WATERS, Jaime (2015). Snowball sampling: a cautionary tale involving a study of older drug users. International Journal of Social Research Methodology, 18 (4), 367-380.Full text not available from this repository.
Snowball sampling is generally seen as a highly effective sampling technique that allows for the study of difficult to reach or ‘hidden’ populations. It is also seen as a valuable tool for the study of particularly sensitive or private matters. As a result, it was chosen as the sampling method for a research study into illegal drug users over the age of 40 who are not in contact with the criminal justice authorities or treatment agencies regarding their use. However, there proved to be great difficulty in locating and interviewing potential participants using snowball sampling. Four reasons for this are proposed, and it is suggested that snowball sampling is prone to failure in particular circumstances. Thus, caution should be exercised when considering its adoption as a sample-building technique.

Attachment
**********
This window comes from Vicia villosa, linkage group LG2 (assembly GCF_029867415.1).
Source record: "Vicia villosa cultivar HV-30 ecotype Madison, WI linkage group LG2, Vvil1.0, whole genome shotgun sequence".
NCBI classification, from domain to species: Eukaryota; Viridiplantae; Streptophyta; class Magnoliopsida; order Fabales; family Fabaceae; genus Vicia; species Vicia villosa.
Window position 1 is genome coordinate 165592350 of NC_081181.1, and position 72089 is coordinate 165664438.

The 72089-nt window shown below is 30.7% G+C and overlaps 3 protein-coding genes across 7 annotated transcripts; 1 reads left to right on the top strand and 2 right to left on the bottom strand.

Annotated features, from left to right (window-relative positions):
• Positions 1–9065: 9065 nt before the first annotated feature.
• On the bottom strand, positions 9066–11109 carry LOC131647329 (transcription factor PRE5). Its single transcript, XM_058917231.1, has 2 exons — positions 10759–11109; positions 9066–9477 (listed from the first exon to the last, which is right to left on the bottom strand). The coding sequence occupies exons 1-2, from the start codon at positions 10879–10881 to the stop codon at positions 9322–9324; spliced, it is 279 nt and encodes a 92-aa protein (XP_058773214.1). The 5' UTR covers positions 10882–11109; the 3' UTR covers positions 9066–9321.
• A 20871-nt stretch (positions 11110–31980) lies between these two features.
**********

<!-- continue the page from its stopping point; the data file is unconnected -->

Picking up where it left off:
|Research Institute, Centre or Group:||Hallam Centre for Community Justice|
|Depositing User:||Hilary Ridgway|
|Date Deposited:||21 Nov 2014 10:39|
|Last Modified:||20 Dec 2016 16:37|
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